Christmas Rush: Mind the Gap

Simeon_Stylites_stepping_down

There is a line from the TV series Seinfeld that often comes into my head when I’m getting ready for a family celebration or holiday, and especially for the great event of Christmas. The Seinfeld character quotes his father as observing that “Sometimes even a picnic’s no picnic”. How true that observation seems as, in the frantic rush to prepare for Christmas, the joyous underpinning of the season is obscured by the mad frenzy of parties, shopping and cooking. It is not that we intentionally lose sight of the real meaning of Christmas. In fact, I think it is the opposite: we want to honour Christmas, to celebrate it with all the joy that it deserves. As in so many things we undertake, we intend to do well. It is into this gap between trying and achieving, between intention and attainment, between journeying and arriving that we, as fallible, ‘unfinished’ humans fall. We can strive for perfection but we cannot reach it. The stories of some the early hermits often make me think of this yawning gap between intention and achievement.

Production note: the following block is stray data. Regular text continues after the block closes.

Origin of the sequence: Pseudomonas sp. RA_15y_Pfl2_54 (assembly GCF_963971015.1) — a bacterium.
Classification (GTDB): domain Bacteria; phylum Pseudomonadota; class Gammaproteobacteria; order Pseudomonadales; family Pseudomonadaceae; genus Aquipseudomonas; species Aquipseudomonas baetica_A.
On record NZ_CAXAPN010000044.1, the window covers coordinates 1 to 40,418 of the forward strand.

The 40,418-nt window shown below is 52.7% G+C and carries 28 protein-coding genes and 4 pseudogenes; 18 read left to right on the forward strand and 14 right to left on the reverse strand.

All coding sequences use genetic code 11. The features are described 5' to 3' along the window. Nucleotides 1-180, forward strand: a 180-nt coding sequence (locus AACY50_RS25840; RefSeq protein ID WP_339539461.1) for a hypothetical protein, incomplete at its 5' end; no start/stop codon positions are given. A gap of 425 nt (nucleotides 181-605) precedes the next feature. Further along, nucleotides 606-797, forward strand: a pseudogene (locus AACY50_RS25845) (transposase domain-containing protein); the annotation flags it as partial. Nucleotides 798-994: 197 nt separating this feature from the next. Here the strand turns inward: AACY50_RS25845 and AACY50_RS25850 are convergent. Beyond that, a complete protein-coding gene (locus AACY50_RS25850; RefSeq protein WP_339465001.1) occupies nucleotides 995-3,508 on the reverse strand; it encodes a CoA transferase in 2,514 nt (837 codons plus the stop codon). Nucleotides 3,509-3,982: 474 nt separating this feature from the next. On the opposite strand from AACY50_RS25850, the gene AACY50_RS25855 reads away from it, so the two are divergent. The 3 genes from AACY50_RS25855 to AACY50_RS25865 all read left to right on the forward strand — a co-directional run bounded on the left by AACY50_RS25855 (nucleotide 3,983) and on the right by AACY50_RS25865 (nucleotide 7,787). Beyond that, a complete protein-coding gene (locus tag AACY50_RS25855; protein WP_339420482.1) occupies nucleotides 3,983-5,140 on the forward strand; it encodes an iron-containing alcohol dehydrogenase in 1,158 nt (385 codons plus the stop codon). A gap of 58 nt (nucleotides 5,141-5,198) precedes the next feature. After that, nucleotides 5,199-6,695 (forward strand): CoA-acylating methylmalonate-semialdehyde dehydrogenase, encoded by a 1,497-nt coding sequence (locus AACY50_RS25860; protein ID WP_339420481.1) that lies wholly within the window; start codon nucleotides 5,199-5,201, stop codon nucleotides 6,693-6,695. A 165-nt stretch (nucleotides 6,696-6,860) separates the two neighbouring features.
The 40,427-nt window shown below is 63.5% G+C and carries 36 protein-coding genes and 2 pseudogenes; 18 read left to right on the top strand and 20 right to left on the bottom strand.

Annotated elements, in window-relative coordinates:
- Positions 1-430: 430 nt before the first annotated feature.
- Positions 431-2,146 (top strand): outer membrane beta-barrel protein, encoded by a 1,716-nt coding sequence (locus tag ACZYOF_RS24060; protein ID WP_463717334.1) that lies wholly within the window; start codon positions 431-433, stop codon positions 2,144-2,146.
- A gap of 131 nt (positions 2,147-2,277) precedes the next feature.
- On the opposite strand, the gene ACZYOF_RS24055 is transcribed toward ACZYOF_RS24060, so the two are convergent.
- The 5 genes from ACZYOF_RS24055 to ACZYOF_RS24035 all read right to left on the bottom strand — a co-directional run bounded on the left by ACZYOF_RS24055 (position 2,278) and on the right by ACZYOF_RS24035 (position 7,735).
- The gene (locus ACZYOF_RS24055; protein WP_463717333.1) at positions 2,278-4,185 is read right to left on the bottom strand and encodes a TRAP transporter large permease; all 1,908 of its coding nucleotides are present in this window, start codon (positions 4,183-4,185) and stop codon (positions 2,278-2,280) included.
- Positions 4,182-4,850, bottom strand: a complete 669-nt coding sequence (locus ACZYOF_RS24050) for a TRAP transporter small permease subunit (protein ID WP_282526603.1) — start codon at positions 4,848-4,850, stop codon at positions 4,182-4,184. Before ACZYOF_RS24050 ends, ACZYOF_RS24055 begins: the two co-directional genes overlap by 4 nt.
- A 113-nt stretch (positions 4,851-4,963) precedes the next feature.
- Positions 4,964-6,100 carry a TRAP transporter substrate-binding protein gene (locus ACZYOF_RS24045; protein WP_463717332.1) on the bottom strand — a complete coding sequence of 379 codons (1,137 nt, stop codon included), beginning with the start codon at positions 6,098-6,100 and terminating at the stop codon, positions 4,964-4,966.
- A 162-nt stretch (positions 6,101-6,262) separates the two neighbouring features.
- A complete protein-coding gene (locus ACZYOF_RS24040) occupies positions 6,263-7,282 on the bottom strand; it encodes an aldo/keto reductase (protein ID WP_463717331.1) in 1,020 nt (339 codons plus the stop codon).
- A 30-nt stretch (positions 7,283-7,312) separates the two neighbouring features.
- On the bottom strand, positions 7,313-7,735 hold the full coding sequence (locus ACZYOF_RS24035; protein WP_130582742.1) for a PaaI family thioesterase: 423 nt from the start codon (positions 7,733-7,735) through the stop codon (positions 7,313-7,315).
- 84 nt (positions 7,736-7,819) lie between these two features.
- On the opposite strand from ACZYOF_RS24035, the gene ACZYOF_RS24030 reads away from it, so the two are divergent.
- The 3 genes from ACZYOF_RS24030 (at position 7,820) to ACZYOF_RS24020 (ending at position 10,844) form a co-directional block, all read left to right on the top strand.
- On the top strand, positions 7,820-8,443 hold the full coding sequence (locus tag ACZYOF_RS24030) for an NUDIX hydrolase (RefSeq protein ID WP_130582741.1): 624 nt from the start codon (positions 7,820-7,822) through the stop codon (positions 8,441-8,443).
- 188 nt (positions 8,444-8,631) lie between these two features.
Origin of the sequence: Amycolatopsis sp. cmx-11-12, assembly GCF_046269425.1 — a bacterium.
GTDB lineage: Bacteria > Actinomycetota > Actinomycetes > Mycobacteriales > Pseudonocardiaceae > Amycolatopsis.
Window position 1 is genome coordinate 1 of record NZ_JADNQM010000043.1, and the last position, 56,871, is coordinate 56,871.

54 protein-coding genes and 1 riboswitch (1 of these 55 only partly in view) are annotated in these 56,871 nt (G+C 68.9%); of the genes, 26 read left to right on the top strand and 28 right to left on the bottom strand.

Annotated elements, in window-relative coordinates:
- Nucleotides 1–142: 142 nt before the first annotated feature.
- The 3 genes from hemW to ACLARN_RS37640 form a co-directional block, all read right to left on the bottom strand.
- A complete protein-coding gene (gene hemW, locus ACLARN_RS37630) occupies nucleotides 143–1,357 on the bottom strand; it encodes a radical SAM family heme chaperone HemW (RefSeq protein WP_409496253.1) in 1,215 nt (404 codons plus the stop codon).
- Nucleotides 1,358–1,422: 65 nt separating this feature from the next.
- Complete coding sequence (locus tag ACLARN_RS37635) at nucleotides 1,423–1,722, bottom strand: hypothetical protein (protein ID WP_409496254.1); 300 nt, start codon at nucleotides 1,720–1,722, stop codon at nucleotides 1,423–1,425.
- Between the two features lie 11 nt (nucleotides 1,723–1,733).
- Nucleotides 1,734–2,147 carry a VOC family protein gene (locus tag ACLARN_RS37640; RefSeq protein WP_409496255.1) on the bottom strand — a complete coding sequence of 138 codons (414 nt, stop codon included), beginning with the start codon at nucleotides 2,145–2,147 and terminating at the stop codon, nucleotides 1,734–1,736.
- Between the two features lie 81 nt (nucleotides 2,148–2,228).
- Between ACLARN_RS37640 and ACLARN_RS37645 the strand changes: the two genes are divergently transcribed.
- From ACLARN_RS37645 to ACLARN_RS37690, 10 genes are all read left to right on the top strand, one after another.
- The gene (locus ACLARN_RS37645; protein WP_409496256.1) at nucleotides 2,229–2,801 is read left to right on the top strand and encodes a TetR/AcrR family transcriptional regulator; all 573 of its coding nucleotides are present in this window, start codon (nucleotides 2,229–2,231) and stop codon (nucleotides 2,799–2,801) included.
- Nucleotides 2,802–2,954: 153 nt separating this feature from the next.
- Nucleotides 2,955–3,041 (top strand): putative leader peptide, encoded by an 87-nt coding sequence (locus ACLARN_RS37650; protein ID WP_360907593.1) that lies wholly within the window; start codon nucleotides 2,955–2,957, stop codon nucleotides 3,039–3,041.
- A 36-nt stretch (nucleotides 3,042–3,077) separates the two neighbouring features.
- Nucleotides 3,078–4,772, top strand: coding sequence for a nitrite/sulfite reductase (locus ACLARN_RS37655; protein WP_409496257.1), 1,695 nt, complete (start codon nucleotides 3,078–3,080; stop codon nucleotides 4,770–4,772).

St Antony is sometimes referred to as the ‘Father of Monasticism’. The title is unlikely to be an accurate one but there is no doubt that Antony’s life story, written by St Athanasius of Alexandria between 356 and 362 AD, helped to establish Antony’s renown as a holy man whose life modelled a particular approach to a life dedicated to God.  Athanasius tells us that Antony was born in c251AD in Egypt (at Coma, near Heracleopolis Magna) to prosperous, Christian parents.  At about thirty-five years of age, Antony decided to take up an ascetic life of prayer and absolute solitude but things did not go exactly to plan. As Antony’s dedication became known, more and more people approached him for help and healing; so many people, in fact, that Anthony’s plans for a solitary life became virtually impossible to sustain.  Although maintaining his customary discipline and austerities, he frequently had to mingle with, and attend to, a growing number of followers. As Scott Cairns, in his Foreword to Robert C. Gregg’s translation of The Life of Antony observes, “In the person of Saint Antony we are able to witness … a life that is, decidedly, a life along the way, a life led by one who understood that way to be a never-ending one, a manner of progress without conclusion”.